If you’re one of the millions of American adults who suffer from chronic back pain, your daily office job isn’t doing you any favors. The sooner you can learn how to reduce and prevent back pain at work, the faster you’ll heal.
Understanding Work-Related Back Pain
There’s an epidemic in offices all over America. People are spending the majority of their days, Monday through Friday, sitting down. They’re spending six, seven, or even eight hours per day sitting in a desk chair, slouched forward, staring at a computer screen. And it’s causing serious discomfort, tension, and chronic pain.
Research shows that between 50 to 80 percent of people will experience back pain at some point in their life. And during any given year, approximately one in five adults suffers from back pain. This pain can range from a dull ache or throb to a sharp and sudden pain that occurs when you twist or turn.
Common causes of office back pain include:
- Poor posture. Constantly sliding forward in your chair, leaning toward the computer screen, or slouching can stretch your spinal ligaments and put excessive stress on your spinal discs. Even holding a phone between your ear and shoulder for hours on end can create unwanted tension throughout your spine.
- Sedentary behavior. As mentioned, sitting down for prolonged periods of time and not making time for movement contributes to back pain by compressing intervertebral discs in the spine and pushing fluid out of them. This causes spinal discs to bulge, placing excess pressure on spinal nerves. The result? Numbness, tingling, and radiating pain.
- High stress. While stress and anxiety might not cause back pain, they certainly exacerbate it. If you’re chronically stressed on the job, it can lead to muscle tension, inflammation, and a greater sensitivity to pain.
How to Manage and Reduce Back Pain at Work
Work-induced back pain might be common, but it’s not good. Aside from being uncomfortable, it can lead to long-term issues when not dealt with right away.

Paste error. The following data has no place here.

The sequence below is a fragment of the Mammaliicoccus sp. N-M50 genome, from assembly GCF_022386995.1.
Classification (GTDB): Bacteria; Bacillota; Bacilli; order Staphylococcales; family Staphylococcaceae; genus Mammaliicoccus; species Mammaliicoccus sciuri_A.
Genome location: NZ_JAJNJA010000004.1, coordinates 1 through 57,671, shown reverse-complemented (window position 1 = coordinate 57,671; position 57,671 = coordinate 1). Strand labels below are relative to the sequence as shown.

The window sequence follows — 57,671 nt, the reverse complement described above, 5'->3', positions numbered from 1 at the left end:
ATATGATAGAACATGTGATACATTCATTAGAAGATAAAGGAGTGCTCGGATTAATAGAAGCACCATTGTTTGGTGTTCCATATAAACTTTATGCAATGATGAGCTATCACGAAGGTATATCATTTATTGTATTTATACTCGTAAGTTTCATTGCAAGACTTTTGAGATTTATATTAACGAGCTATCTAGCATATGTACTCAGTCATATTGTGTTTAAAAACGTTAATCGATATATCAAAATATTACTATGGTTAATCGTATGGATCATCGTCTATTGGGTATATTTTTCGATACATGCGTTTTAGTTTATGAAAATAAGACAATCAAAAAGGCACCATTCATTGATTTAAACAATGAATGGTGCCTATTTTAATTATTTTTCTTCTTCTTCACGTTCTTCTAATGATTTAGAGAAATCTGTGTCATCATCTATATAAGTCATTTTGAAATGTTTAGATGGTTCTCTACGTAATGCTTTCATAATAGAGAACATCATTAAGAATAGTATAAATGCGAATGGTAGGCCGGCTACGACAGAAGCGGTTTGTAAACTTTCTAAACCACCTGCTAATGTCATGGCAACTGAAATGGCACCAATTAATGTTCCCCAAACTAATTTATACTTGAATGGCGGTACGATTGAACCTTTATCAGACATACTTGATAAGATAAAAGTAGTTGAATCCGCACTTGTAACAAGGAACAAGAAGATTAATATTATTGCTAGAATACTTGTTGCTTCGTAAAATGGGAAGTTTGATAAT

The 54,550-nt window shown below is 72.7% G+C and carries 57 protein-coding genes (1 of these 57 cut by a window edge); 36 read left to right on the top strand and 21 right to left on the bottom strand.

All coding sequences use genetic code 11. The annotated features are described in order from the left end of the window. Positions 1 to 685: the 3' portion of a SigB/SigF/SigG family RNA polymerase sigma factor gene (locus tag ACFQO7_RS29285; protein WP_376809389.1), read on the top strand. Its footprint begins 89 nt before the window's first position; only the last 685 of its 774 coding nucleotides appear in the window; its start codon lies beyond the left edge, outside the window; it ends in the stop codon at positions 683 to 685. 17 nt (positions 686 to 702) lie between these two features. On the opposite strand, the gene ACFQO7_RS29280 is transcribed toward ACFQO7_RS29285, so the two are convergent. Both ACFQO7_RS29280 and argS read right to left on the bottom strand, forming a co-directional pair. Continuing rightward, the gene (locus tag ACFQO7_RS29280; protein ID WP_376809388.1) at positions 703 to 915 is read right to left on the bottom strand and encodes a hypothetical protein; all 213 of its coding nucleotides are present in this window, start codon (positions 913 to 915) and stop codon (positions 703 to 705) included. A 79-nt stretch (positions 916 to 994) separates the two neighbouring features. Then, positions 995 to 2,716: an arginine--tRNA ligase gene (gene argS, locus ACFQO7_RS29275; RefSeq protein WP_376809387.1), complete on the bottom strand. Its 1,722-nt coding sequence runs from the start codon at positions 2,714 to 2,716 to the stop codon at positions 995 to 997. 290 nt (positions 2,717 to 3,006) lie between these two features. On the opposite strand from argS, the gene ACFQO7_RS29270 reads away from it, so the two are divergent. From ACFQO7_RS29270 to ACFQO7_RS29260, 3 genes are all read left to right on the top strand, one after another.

Thankfully, there are ways to manage and reduce back pain at work. So let’s go ahead and take a look at a few of them.
1. Add Lumbar Support to Your Chair
If your chair doesn’t already have some built-in lumbar support, you may want to add extra support. Ideally, your chair should support your back’s natural curve. And in order to do this, it should come with an adjustable knob that can tweak the curvature of the chair’s back.
2. Invest in a Standing Desk
Sitting for long periods of time isn’t good for your spine, posture, or circulation. This is why we recommend investing in a standing desk from a company like BTOD.com. A standing desk allows you to easily and effortlessly switch between sitting and standing.
For best results, try standing for every 30 minutes that you sit. So if you sit for five hours per day, you should stand for at least two and a half hours.
3. Stretch Regularly
In addition to alternating between sitting and standing, we recommend stretching throughout the day to ease tension and increase blood flow to tense areas. The goal is to improve mobility and remove pressure from the affected area. We recommend speaking with a chiropractor or physical therapist to get specific suggestions for your unique needs.
3. Adopt a Healthier Lifestyle Outside of Work
The real work comes when you’re not at work. You need to adopt a healthier lifestyle outside of work, so that your body is able to withstand what you put it through during work hours.
The general advice is to get 150 minutes of moderate-intensity aerobic exercise or 75 minutes of vigorous exercise and strength training. You should spread this out across at least three days of training.
In addition to working out more, be mindful of what you eat. Eliminate as many processed foods as possible (which can cause inflammation and increase your pain). Instead, focus on fresh, whole foods like fruits, vegetables, whole grains, and lean meats.
Putting it All Together
There are a number of steps you can take to fight back against back pain. However, if you’re experiencing severe and chronic pain, it’s a good idea to visit your doctor to get an official medical diagnosis. Your doctor can refer you to a good chiropractor or specialist to determine whether there’s a serious problem that needs to be addressed.